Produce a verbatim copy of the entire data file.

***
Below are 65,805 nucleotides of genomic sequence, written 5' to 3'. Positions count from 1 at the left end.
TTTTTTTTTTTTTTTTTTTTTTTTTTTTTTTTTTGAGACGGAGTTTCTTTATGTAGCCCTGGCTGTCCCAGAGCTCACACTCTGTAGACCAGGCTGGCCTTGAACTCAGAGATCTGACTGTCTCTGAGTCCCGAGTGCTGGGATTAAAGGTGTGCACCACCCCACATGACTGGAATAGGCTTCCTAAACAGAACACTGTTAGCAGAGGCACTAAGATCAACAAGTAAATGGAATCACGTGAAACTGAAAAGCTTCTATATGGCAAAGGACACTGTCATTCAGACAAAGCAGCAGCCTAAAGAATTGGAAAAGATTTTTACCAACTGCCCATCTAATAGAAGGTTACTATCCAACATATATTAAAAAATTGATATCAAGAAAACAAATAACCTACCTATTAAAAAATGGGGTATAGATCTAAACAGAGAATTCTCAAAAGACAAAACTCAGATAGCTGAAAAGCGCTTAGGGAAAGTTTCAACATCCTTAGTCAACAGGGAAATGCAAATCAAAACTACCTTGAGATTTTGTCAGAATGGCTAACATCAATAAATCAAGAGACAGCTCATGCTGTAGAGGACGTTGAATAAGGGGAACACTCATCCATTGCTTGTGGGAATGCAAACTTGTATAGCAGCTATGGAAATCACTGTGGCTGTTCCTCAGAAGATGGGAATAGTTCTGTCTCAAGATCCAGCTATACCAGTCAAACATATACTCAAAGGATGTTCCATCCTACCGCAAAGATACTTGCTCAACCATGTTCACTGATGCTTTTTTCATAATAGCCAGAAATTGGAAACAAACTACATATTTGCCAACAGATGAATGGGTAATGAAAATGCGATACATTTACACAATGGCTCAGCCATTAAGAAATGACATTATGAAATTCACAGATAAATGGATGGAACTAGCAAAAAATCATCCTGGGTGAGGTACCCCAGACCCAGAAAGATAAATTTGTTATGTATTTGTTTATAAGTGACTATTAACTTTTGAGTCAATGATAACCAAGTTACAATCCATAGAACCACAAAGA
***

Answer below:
Below are 65,805 nucleotides of genomic sequence, written 5' to 3'. Positions count from 1 at the left end.
TTTTTTTTTTTTTTTTTTTTTTTTTTTTTTTTTTGAGACGGAGTTTCTTTATGTAGCCCTGGCTGTCCCAGAGCTCACACTCTGTAGACCAGGCTGGCCTTGAACTCAGAGATCTGACTGTCTCTGAGTCCCGAGTGCTGGGATTAAAGGTGTGCACCACCCCACATGACTGGAATAGGCTTCCTAAACAGAACACTGTTAGCAGAGGCACTAAGATCAACAAGTAAATGGAATCACGTGAAACTGAAAAGCTTCTATATGGCAAAGGACACTGTCATTCAGACAAAGCAGCAGCCTAAAGAATTGGAAAAGATTTTTACCAACTGCCCATCTAATAGAAGGTTACTATCCAACATATATTAAAAAATTGATATCAAGAAAACAAATAACCTACCTATTAAAAAATGGGGTATAGATCTAAACAGAGAATTCTCAAAAGACAAAACTCAGATAGCTGAAAAGCGCTTAGGGAAAGTTTCAACATCCTTAGTCAACAGGGAAATGCAAATCAAAACTACCTTGAGATTTTGTCAGAATGGCTAACATCAATAAATCAAGAGACAGCTCATGCTGTAGAGGACGTTGAATAAGGGGAACACTCATCCATTGCTTGTGGGAATGCAAACTTGTATAGCAGCTATGGAAATCACTGTGGCTGTTCCTCAGAAGATGGGAATAGTTCTGTCTCAAGATCCAGCTATACCAGTCAAACATATACTCAAAGGATGTTCCATCCTACCGCAAAGATACTTGCTCAACCATGTTCACTGATGCTTTTTTCATAATAGCCAGAAATTGGAAACAAACTACATATTTGCCAACAGATGAATGGGTAATGAAAATGCGATACATTTACACAATGGCTCAGCCATTAAGAAATGACATTATGAAATTCACAGATAAATGGATGGAACTAGCAAAAAATCATCCTGGGTGAGGTACCCCAGACCCAGAAAGATAAATTTGTTATGTATTTGTTTATAAGTGACTATTAACTTTTGAGTCAATGATAACCAAGTTACAATCCATAGAACCACAAAGA